I even connected all the hoses and went out in the meadow to water the newer saplings. I get discouraged when there is no rain for weeks and I have to spend entire days watering. . . . it just eats up summer days with a tedious chore, and nothing looks that great despite my efforts.
Thankfully the days have been warm but not terribly hot and the nights are still downright chilly, so heat stress is not adding to the garden's woes.
Clethra is flowering and the spicy fragrance is wonderful on the breeze. I have to keep the clethra watered, they are not planted in a very wet area and they are moisture loving plants. At least it's nice watering them and inhaling!
Crocosmias are done blooming -- but I found one growing in the old compost pile. I have had such a hard time getting a stand of red 'Lucifer' going, and now there's one impudently blooming away in the waste area.
Same thing with the cardinal flower. I found one out in the meadow, a bright red spike peeking up in the weeds. I can't get lobelia cardinalis to spread or even to come back much in the garden. This is all that will grow for me in the garden, standing next to the steely blue globe spruce.
I finally found a shady enough spot for several bergenia plants, but these pigsqueaks have never really bulked up much. They always look awful in spring. This patch looks okay now, though. The bunchberry did not come back under the Japanese maple at all, so the pigsqueaks have no competition and are doing a little better.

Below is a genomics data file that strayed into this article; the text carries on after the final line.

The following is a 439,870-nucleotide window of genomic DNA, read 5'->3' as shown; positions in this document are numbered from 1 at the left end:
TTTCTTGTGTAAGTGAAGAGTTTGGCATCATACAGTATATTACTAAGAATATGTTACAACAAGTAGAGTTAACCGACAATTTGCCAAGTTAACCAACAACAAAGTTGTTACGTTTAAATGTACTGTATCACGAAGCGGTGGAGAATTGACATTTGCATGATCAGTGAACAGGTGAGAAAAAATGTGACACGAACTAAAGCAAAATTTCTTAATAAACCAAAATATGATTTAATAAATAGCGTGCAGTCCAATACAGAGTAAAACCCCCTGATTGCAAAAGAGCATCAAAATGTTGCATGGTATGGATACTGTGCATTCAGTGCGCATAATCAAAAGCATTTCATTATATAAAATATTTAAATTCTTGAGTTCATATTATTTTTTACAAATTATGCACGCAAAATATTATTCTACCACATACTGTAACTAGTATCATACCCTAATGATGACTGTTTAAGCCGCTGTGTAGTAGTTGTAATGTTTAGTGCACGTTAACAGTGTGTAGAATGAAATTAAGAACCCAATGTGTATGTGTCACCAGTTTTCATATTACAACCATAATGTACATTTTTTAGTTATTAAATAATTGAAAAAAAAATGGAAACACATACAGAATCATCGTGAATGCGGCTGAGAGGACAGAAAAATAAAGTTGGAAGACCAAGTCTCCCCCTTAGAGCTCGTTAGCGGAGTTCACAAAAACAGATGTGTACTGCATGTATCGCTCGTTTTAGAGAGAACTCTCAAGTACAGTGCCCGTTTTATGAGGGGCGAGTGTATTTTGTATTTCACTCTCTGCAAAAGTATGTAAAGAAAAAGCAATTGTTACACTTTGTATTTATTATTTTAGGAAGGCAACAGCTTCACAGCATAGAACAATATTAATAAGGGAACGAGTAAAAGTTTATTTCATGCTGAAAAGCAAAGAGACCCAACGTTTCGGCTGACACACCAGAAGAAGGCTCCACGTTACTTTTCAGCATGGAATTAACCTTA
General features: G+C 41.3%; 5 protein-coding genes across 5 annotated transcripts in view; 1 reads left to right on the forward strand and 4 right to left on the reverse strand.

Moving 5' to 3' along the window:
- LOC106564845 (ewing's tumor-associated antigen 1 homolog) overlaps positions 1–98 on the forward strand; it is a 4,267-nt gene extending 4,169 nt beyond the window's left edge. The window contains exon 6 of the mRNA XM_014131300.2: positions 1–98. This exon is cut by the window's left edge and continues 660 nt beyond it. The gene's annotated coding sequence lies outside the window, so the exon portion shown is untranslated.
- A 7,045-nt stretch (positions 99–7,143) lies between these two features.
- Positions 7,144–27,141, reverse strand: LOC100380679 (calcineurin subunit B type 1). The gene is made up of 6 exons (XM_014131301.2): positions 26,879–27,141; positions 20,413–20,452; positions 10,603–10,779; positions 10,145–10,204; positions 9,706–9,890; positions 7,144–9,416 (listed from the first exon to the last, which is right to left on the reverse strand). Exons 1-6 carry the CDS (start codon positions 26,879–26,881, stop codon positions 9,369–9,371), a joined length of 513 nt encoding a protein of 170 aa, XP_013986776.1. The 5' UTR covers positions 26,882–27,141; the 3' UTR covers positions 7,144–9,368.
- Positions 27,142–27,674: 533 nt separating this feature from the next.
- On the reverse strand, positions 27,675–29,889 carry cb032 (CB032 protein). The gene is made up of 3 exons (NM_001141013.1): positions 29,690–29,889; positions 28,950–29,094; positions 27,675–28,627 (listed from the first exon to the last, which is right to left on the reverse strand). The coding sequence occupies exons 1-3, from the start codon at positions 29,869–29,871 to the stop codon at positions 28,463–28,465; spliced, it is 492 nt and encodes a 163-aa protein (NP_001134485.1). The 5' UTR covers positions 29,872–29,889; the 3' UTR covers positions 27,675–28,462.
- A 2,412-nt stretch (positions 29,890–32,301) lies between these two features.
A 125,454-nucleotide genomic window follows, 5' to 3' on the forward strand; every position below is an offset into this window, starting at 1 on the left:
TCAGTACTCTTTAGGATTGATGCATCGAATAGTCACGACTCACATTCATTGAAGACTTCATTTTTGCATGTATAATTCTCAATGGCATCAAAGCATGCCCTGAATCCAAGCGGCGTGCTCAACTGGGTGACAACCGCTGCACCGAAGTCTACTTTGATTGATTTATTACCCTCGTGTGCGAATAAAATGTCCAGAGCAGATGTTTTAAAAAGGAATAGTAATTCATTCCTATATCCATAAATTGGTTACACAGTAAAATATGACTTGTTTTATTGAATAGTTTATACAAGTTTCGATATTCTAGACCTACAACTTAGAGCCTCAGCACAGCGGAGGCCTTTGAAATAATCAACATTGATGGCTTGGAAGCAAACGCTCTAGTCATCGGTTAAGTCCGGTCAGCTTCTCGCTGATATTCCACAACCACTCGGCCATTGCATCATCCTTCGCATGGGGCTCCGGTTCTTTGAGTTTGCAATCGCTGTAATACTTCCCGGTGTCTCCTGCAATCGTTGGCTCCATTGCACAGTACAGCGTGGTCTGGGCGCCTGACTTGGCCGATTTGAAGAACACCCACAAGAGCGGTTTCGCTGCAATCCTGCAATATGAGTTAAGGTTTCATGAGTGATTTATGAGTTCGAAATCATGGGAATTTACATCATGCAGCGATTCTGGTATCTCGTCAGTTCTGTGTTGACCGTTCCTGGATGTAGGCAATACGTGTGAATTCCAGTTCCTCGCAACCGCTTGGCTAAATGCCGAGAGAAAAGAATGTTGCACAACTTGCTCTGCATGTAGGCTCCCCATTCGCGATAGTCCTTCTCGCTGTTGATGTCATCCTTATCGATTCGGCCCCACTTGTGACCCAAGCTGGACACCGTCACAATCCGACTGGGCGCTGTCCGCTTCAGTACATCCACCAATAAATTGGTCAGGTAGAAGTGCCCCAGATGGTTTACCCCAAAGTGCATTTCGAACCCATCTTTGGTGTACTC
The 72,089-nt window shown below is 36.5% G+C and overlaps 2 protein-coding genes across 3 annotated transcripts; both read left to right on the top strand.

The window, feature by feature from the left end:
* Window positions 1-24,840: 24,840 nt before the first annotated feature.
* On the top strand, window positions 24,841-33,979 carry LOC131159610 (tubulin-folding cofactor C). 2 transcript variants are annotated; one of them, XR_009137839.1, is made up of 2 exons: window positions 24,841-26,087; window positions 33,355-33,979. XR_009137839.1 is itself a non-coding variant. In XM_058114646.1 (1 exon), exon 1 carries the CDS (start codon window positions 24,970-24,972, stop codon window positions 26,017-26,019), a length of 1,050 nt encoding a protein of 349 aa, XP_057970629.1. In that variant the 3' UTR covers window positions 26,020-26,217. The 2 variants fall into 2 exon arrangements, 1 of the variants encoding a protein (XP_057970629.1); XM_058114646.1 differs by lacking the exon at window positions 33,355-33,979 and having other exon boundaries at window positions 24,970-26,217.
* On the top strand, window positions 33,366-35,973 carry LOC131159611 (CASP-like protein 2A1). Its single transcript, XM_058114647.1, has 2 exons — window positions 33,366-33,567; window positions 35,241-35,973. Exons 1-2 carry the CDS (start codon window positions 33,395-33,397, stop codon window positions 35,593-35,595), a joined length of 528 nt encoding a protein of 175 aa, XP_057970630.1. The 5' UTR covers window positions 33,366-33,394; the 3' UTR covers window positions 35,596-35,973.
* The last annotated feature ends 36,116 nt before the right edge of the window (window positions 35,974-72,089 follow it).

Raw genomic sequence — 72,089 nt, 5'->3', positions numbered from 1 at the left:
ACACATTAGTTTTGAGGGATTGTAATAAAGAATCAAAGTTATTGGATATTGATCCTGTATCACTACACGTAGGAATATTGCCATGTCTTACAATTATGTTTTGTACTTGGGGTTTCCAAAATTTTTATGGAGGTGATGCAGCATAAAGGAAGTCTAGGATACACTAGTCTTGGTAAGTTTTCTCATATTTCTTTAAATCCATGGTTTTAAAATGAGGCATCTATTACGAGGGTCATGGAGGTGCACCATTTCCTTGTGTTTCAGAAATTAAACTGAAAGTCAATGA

Pale lavender 'Jim Crockett' boltonias are blooming and flopping, next to a small orange stand of 'Marmalade' coreopsis. I've never been able to get coreopsis to come back after winter, so maybe I'll dig these up and put them in pots to spend the winter in the garage. The yellow 'Gleam' nasturtiums are spreading along the gravel.
I didn't think I'd like the pale orange-tan color of the 'Marmalade' coreopsis, but I do, so I will try to save them.
I always like the rich velvety color of the 'Choca mocha' cosmos, but this year I stuck individual plants in among other things along the fronts of several borders. They don't really show up like that. Last year I had three bunched together and Choca mocha was much more impactful in a big group.
'Blue Chip' dwarf buddleias came in finally. They really are tidy little dwarf butterfly bushes. There are three, and each one is a different size. Butterfly bush is another plant that won't come back after winter for me. These did, but are uneven in size and flowering. There is only one really blooming well.
Geraniums are making a full, even display of tiny purple flowers all around the bend of the walk. This is Geranium wlassovianum. In other years they would be ratty looking by now, and past blooming. I would shear them and hope they'd come back in time to make a nice foliage display for fall -- they turn jewel red in a good year. But this is mid August and they are still blooming nicely, not ready to be cut back yet.
Tall phlox 'Nicky' makes a big punch of bright color in the Birch garden, but it's an odd shade of purple-pink. Many gardeners disdain magenta in the garden, and I can see why. But from afar it pops.
And of course the black eyed Susans are in their summer glory in August.
It's a delight to walk around the garden on these cool August mornings. There is enough moisture in the air to make everything slightly dewy until the relentless sun is up high and every plant thirsts for a good drink. We need rain.